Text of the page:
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Let Bygones Be Bygones


Pharmaceutical Executive

Pharmaceutical ExecutivePharmaceutical Executive-12-06-2006
Volume 0
Issue 0

Pfizer, Novartis--and even Merck--are putting the past behind them, and moving forward with COX-2 innovation.

COX-2 inhibitors may have fallen from grace in the eyes of patients and doctors, but companies that once dominated the market are still big believers.

An FDA advisory committee last week gave its blessing to Pfizer's well known osteoarthritis drug, Celebrex (celecoxib), to treat juvenile rheumatoid arthritis. Novartis has released additional safety data on Prexige (lumiracoxib), which is awaiting FDA review. And even Merck, still nursing its wounds from the Vioxx debacle, is pursuing another COX-2, Arcoxia (etoricoxib), also awaiting FDA review.

Companies are forging ahead with COX-2 innovation, despite skepticism. Even if FDA green lights the pending applications, analysts balk at the idea that the category will ever return to its former glory. Some observers also suggest that the drugs could become test cases for new post-marketing safety initiatives that the agency has been trying to put in place--but has had trouble enforcing.

"The public is scared of them," said Mary Anne Crandall, an analyst at market research firm Kalorama Information. "I think they're still going to question their doctors, and physicians are going to be much more conservative about prescribing these drugs."

Yet at the same time, she said she was surprised that Celebrex's financial performance managed to exceed expectations. In the third quarter alone, Celebrex had sales of $537 million, a 20 percent increase over the same period in 2005. The drug has recaptured about three-quarters of the sales it had before the withdrawal of Merck's Vioxx (rofecoxib) cast the category into a tumult.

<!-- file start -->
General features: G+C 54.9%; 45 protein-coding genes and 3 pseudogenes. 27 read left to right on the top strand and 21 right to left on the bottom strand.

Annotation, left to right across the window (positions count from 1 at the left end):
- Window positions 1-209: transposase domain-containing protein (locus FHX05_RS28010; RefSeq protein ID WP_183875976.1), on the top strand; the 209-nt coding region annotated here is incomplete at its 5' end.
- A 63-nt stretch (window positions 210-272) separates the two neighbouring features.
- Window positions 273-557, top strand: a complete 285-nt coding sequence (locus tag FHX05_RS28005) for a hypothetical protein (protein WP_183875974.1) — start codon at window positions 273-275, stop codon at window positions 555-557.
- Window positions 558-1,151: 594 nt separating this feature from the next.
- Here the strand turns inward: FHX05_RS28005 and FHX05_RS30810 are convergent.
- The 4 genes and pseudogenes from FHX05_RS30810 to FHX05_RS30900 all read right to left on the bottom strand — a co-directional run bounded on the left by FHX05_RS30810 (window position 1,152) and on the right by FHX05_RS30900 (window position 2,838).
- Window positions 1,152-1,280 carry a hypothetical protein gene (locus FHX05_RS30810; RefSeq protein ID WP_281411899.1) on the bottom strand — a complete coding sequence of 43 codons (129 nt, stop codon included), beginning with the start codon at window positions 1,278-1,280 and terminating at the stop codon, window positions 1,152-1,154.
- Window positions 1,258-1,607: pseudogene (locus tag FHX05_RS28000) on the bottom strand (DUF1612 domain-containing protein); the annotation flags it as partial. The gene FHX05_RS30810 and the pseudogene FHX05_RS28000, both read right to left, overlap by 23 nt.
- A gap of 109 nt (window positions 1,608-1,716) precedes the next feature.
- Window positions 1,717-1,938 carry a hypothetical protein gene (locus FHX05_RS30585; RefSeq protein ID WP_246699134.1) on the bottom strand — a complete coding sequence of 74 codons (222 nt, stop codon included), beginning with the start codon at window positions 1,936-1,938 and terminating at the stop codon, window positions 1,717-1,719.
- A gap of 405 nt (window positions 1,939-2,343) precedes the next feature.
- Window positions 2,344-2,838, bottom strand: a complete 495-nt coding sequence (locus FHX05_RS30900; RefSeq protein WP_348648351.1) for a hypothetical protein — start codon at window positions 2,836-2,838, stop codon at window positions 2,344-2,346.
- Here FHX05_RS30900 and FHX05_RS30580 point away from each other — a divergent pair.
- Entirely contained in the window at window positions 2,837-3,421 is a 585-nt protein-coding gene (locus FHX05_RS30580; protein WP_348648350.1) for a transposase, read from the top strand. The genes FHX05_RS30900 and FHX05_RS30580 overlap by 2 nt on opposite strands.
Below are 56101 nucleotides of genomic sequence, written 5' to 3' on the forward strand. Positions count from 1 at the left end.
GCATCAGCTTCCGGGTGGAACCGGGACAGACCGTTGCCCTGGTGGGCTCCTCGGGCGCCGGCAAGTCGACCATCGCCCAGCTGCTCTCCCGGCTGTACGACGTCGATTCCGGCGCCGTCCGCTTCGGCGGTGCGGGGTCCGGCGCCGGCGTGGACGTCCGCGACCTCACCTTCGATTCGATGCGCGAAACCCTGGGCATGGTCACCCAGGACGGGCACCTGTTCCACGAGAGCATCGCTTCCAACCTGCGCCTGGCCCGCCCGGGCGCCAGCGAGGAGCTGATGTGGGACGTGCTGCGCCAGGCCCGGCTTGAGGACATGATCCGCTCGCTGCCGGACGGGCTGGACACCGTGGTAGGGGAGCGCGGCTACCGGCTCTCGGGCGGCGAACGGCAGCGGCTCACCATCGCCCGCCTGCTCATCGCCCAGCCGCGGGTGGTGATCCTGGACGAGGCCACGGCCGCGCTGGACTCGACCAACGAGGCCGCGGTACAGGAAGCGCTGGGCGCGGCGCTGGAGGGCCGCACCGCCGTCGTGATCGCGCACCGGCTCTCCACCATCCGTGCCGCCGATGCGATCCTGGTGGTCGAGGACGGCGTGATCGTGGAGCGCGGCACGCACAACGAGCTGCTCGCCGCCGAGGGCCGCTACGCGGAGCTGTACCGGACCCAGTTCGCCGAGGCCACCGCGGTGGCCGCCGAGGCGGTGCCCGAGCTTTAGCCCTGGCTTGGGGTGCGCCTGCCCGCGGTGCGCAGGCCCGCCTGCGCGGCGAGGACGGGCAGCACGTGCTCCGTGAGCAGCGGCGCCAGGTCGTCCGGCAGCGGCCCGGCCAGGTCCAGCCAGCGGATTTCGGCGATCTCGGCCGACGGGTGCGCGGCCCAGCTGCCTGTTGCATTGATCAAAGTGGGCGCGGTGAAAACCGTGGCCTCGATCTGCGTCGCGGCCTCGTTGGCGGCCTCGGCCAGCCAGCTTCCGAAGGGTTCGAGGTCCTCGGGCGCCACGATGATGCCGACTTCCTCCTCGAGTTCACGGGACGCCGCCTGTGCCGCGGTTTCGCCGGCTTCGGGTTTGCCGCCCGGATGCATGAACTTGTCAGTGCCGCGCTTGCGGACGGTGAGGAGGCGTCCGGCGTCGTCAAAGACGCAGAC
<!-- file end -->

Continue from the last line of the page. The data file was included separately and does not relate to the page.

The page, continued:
Nevertheless, new COX-2s still face regulatory hurdles, as well as a number of public relations challenges. Outspoken COX-2 critics like Drs. Steven Nissen, who heads cardiology at the Cleveland Clinic, and David Graham, the FDA whistleblower, have pushed for FDA to accept more authority for monitoring these drugs post-approval.

FDA, for instance, might question Merck's use of diclofenac to benchmark the heart risks of Arcoxia; the decision sparked controversy since the NSAID isn't what's known as a "first path" treatment in the United States.

"They have a long uphill battle," said Ed Vawter, president of consultancy QD Information Services, of drug makers pursuing COX-2 development programs. "Is it worth continuing to push [an R&D platform] forward?"

New clinical data, however, might be the saving grace for the class. More evidence has come to light about why COX-2 inhibitors pose heart risks. In the journal Biochemistry, researchers write that the drugs reduce production of prostacyclin and increase thromboxane--which dilate and constrict blood vessels, respectively. The findings could usher in the next generation of COX-2 drugs that have the same anti-inflammatory benefits but fewer side effects.

"That's going to be the key issue to keep an eye on: Is it all COX-2 inhibitors or just some COX-2 inhibitors" that pose heart risks? Vawter noted. "The jury's still out on that."

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